7. Las Vegas Raiders: Peter Skoronski, OT, Northwestern

8. Atlanta Falcons: Tyree Wilson, EDGE, Texas Tech

9. Chicago Bears: Jalen Carter, DL, Georgia

10. Philadelphia Eagles: Bijan Robinson, RB, Texas

Final Thought: Jalen Hurts Contract a Win for Player & (Super Bowl) Team

Howie Roseman and the Philadelphia Eagles struck gold in the structuring of quarterback Jalen Hurts’ record-setting contract extension.

Since last fall, the Eagles eagerly awaited the opportunity to commit top dollar long-term to Hurts. After agreeing to terms on a five-year contract extension worth $255 million that includes $179.3 million fully guaranteed, Roseman and Philadelphia underscored their belief and commitment in their 24-year-old quarterback who just led the franchise to its fourth Super Bowl appearance.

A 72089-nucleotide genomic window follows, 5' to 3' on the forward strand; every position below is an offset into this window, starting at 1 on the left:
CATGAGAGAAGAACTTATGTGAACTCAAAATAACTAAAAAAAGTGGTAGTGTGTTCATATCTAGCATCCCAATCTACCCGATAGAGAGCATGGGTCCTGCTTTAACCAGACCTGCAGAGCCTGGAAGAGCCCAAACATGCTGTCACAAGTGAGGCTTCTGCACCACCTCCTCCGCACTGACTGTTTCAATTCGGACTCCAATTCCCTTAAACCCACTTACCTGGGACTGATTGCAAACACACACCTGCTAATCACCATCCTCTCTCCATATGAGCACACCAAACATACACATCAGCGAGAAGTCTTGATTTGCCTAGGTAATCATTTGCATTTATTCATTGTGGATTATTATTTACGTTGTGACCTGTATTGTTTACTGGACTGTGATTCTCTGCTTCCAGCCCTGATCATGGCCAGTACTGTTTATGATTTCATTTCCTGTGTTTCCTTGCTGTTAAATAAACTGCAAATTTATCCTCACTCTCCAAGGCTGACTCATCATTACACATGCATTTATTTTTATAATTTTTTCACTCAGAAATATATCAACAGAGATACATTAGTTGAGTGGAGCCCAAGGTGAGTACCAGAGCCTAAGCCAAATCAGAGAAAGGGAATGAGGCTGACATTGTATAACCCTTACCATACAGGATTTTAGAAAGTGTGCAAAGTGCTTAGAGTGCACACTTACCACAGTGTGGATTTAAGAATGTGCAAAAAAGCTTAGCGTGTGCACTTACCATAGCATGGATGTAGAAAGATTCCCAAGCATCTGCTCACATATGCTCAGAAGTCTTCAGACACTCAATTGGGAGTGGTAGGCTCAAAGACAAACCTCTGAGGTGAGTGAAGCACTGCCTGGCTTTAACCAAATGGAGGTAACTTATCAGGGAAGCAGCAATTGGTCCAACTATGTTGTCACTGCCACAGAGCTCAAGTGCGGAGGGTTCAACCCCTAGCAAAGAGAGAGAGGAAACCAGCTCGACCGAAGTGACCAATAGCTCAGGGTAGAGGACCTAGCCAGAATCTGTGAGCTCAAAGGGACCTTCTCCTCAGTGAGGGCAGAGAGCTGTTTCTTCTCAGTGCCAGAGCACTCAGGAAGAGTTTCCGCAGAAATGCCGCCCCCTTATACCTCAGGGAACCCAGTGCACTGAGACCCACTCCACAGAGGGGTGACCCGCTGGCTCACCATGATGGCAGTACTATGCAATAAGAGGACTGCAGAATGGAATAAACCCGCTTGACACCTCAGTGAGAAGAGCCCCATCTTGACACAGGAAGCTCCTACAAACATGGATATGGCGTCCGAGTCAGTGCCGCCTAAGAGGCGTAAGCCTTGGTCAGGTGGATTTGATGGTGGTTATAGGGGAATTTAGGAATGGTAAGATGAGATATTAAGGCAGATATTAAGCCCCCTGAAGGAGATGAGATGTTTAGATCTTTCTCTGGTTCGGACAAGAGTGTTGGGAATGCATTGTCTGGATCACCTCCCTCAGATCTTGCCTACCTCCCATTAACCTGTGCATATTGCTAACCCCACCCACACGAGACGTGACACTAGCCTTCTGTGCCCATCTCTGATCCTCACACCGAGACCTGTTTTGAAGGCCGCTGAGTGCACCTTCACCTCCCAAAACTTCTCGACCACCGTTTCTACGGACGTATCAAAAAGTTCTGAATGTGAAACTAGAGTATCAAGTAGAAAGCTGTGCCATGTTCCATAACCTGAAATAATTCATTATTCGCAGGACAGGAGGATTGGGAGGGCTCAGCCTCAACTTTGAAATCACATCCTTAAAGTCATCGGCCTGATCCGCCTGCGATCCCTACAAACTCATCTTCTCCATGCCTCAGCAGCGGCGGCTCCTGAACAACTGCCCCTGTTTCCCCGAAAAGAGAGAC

Roseman took home NFL Executive of the Year honors in 2022, and Hurts played his way into the MVP conversation, but, after the details of this deal were released, perhaps Roseman should be crowned again.

Philadelphia threaded the needle perfectly in rewarding Hurts for his impressive second season, and showing that the organization backs him, while avoiding many of the salary cap pitfalls most teams careen against when signing a quarterback to his second contract.

While Hurts’ reign as the highest-paid player will likely soon be cut short whenever the Cincinnati Bengals extend Joe Burrow or the Los Angeles Chargers come to terms on a new deal with Justin Herbert, his extension won’t preclude Roseman’s ability to build around him. At all.